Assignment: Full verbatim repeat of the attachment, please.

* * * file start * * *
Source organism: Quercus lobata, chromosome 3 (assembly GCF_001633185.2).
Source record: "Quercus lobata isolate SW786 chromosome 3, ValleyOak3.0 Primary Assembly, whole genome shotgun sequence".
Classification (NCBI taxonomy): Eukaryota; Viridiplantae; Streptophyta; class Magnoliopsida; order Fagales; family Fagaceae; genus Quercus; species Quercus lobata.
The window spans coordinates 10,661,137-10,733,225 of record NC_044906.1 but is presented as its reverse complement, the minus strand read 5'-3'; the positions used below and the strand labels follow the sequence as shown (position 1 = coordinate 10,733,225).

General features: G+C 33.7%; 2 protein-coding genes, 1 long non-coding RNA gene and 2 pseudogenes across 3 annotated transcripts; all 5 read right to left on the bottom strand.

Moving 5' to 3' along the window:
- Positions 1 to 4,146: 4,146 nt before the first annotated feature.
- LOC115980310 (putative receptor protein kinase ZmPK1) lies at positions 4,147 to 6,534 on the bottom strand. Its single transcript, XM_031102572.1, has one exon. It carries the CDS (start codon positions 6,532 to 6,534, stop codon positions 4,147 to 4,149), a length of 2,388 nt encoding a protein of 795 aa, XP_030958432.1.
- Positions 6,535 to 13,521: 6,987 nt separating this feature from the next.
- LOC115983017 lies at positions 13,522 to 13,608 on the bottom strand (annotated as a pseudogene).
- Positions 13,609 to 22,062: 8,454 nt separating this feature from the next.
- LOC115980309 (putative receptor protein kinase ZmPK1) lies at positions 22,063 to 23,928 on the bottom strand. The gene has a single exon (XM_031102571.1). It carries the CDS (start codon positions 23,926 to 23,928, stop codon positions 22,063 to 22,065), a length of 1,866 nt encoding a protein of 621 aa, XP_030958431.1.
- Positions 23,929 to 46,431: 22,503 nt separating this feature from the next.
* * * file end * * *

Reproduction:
Source organism: Quercus lobata, chromosome 3 (assembly GCF_001633185.2).
Source record: "Quercus lobata isolate SW786 chromosome 3, ValleyOak3.0 Primary Assembly, whole genome shotgun sequence".
Classification (NCBI taxonomy): Eukaryota; Viridiplantae; Streptophyta; class Magnoliopsida; order Fagales; family Fagaceae; genus Quercus; species Quercus lobata.
The window spans coordinates 10,661,137-10,733,225 of record NC_044906.1 but is presented as its reverse complement, the minus strand read 5'-3'; the positions used below and the strand labels follow the sequence as shown (position 1 = coordinate 10,733,225).

General features: G+C 33.7%; 2 protein-coding genes, 1 long non-coding RNA gene and 2 pseudogenes across 3 annotated transcripts; all 5 read right to left on the bottom strand.

Moving 5' to 3' along the window:
- Positions 1 to 4,146: 4,146 nt before the first annotated feature.
- LOC115980310 (putative receptor protein kinase ZmPK1) lies at positions 4,147 to 6,534 on the bottom strand. Its single transcript, XM_031102572.1, has one exon. It carries the CDS (start codon positions 6,532 to 6,534, stop codon positions 4,147 to 4,149), a length of 2,388 nt encoding a protein of 795 aa, XP_030958432.1.
- Positions 6,535 to 13,521: 6,987 nt separating this feature from the next.
- LOC115983017 lies at positions 13,522 to 13,608 on the bottom strand (annotated as a pseudogene).
- Positions 13,609 to 22,062: 8,454 nt separating this feature from the next.
- LOC115980309 (putative receptor protein kinase ZmPK1) lies at positions 22,063 to 23,928 on the bottom strand. The gene has a single exon (XM_031102571.1). It carries the CDS (start codon positions 23,926 to 23,928, stop codon positions 22,063 to 22,065), a length of 1,866 nt encoding a protein of 621 aa, XP_030958431.1.
- Positions 23,929 to 46,431: 22,503 nt separating this feature from the next.